Now comes the even harder part: which plane do I choose??? (Knowing full well that booking 11 months out leaves me very exposed to equipment swaps.) The 777 is out, since the plane holds no mystique for me. Sure it’s big, efficient and has some impressively-sized engines, but it really lacks personality. The A380 is so hideous from the outside, I can’t help but love it. It’s like the Airbus engineers had access to the same demon at the end of Ghostbusters, and they also thought of the Stay-Puft Marshmallow Man… but instead of a giant ghost, the demon made them a plane. Put a giant sailor hat on it, and I swear you couldn’t tell the difference. The 747 is iconic, and both the 787 and A350 have that brand new, sleek appeal to them.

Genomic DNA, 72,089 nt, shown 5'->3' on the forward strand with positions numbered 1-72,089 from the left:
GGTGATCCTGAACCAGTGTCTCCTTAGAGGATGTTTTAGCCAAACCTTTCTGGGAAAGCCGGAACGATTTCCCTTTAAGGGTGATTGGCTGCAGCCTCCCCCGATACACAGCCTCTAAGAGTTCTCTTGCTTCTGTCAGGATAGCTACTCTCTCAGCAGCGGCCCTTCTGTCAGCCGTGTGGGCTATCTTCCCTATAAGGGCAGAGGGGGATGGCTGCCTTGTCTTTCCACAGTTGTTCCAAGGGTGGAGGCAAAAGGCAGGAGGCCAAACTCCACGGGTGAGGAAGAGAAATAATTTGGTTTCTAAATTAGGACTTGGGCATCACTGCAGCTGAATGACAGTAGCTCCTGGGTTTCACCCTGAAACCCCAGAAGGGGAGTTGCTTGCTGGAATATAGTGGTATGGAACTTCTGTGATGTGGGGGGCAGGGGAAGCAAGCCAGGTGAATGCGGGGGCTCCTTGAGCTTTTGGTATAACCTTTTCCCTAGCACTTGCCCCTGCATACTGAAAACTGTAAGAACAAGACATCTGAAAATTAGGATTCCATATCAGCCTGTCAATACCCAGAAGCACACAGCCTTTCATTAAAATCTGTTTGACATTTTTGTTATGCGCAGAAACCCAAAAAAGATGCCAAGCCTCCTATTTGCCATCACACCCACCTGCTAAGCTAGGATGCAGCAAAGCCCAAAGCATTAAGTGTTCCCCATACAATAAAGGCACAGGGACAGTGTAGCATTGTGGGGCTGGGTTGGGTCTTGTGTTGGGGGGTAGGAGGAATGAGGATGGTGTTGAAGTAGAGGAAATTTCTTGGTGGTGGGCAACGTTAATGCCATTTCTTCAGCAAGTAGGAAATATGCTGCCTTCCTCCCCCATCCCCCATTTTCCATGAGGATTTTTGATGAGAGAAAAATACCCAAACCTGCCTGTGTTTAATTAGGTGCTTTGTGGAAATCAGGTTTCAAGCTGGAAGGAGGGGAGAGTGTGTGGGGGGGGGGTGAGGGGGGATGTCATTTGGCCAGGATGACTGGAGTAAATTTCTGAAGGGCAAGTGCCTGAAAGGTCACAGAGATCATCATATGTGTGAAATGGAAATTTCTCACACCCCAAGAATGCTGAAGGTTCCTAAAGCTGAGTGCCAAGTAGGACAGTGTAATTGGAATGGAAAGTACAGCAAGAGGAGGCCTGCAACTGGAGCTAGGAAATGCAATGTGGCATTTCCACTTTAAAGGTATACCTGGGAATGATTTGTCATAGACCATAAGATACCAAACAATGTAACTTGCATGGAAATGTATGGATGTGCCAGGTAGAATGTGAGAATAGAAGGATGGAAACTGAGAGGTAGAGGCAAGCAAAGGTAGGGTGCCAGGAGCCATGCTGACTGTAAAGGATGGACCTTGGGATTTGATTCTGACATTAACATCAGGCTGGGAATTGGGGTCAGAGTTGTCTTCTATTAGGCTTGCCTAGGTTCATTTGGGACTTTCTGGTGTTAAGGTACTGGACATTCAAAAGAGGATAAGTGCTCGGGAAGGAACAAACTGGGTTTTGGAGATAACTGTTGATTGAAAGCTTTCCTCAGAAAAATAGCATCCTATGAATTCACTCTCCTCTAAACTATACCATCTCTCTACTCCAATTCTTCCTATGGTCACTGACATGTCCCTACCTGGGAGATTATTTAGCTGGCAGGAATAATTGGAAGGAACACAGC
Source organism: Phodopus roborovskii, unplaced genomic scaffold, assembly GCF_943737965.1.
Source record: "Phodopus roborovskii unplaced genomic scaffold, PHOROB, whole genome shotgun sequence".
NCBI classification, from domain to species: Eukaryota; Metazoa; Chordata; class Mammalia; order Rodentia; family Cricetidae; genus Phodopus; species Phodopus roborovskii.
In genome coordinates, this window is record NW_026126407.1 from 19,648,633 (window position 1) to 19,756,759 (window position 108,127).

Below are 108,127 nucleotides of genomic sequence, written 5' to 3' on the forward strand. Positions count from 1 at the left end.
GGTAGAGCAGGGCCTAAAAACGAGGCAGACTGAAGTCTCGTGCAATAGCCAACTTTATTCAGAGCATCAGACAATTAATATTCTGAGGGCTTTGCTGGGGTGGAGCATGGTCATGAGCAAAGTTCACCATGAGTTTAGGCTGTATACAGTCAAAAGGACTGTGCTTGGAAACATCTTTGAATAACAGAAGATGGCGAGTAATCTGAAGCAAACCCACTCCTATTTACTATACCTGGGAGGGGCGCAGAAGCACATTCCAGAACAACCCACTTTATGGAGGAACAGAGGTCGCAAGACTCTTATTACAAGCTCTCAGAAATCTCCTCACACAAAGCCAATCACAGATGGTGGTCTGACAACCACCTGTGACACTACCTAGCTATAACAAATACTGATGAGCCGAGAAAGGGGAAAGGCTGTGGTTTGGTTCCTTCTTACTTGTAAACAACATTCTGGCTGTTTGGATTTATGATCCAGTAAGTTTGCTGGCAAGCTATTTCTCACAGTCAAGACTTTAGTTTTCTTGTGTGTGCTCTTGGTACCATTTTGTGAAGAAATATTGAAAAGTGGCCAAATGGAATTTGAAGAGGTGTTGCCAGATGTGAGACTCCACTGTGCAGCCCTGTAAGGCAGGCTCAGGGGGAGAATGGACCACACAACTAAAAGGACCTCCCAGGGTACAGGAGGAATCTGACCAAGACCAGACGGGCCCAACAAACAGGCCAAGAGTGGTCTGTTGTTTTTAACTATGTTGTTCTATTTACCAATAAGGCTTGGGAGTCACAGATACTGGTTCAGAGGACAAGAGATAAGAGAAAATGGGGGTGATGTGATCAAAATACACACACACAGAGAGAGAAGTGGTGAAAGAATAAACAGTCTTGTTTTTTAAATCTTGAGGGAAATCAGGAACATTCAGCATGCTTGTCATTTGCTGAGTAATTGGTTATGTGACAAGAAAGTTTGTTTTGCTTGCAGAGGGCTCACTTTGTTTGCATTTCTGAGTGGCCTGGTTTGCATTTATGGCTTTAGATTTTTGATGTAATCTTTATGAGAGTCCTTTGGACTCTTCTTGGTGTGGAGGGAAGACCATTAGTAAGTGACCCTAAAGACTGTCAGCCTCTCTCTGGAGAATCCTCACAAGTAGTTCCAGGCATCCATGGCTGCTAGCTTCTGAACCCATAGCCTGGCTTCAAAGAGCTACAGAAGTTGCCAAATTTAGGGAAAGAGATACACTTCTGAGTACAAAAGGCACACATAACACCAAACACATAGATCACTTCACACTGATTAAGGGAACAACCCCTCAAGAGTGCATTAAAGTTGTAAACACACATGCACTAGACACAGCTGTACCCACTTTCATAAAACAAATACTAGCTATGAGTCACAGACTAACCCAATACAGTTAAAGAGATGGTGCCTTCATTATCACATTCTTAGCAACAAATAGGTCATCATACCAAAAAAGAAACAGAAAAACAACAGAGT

Initially, my thought is to pick the A380, since I’ve never flown on one before, and I’ve always wanted to. Plus, the BA first class cabin looks nice and spacious – way better than photos I have seen on the 747 and 777. However, the 787 features the newest version of BA’s First suite, and I do love the 787’s higher humidity and giant windows. It’s quite a bit narrower than the A380 lower deck, though, so I’m wondering how much more cramped it feels. (Also, I’d have a more expensive taxi ride home, since I’d arrive at San Jose instead of SFO.) Either one looks pretty cool to me, and pretty obviously superior to most business class seats out there. (Are there any reverse herringbone seats in business class where your feet don’t go under the console of the seat in front of you? To me that’s what sets this apart from a normal business class seat.) Anyway, here’s where I could use the expertise of my legions of jetsetting readers. I’m sure there are enough British business travelers reading this blog who shuttle back and forth from the UK in first class and can weigh in here… as long as they aren’t too offended by my use of the word “chuffed.”